In communications, we’ve had the Mobile Black Spot Program where we funded about 1,200 towers over the first four and a half years, but we’ve got to a point now where the telcos have indicated that this model, even with the government subsidy, is not doing the job. They’d be quite happy, many of them, to just build on the networks they’ve got. But there’s still 100,000 Australians who don’t have adequate mobile coverage, so we are adapting. Just last week, we announced Round 5A, which will focus on transport routes, it will focus on the hardening up disaster-prone areas, but what I’m excited about is it’s going to fund innovative models where we can see partnerships with telecommunications companies, with local councils, with local communities, where we can look at different ways of delivering not only voice services but high-speed broadband.

What we’ve seen in the pandemic is that you can work in regional Australia. The satellite service, cops a caning but I worked for 10 weeks in Warialda on a satellite service – all my phone calls, all my Zoom meetings, all my emails, everything that would be required to be a Minister in the Australian Government came through the NBN Sky Muster satellite service.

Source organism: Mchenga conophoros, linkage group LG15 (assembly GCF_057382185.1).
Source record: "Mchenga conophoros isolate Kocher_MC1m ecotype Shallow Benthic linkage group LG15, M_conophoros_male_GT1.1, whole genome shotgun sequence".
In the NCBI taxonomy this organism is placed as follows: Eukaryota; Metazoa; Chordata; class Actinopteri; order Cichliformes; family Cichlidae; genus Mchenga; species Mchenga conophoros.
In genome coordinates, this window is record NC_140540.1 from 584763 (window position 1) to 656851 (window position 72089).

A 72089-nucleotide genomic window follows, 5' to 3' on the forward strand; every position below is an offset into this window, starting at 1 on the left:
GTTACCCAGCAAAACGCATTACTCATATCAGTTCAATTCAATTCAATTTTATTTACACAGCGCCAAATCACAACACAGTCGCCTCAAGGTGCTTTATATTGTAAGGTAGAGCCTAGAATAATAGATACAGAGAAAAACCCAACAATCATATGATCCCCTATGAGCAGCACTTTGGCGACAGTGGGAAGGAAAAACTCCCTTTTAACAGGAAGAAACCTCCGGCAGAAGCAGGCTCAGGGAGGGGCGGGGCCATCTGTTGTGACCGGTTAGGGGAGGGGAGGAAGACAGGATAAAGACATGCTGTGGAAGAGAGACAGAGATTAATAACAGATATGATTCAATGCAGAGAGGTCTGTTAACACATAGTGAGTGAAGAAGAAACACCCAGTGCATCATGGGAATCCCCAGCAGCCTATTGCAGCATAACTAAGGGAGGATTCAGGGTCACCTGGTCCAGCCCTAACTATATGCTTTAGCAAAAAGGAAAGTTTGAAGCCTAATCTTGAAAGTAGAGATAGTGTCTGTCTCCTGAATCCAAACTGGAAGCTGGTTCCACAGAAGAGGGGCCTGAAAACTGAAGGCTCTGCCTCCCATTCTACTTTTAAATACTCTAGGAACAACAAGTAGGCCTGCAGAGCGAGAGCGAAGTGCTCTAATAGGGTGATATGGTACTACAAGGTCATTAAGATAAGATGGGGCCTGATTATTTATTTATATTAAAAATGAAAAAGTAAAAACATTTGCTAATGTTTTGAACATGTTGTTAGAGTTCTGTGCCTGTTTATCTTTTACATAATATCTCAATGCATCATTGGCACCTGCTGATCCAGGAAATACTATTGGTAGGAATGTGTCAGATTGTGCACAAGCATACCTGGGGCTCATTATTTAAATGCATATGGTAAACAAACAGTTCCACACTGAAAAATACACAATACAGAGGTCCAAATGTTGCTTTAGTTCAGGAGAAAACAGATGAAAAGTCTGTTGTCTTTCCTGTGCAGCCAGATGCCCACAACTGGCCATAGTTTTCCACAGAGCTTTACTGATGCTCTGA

It’s not the same as if you’ve got a direct connection in the middle of town, but it is a service that enables businesses that we’ve seen flourish. Buy from the Bush, the great success story of the drought, and the innovative business people in our part of the world that led it, absolutely turned a negative into a positive. Communications is so important. The NBN, 99 per cent rolled out but now what we’re seeing in places like Dubbo is the opportunity to have a service equivalent to metropolitan Australia at the same price. We had a forum the other morning, Matt Wright from the chamber of commerce, and there was a lot of interest in businesses now being able to have that higher level of connection.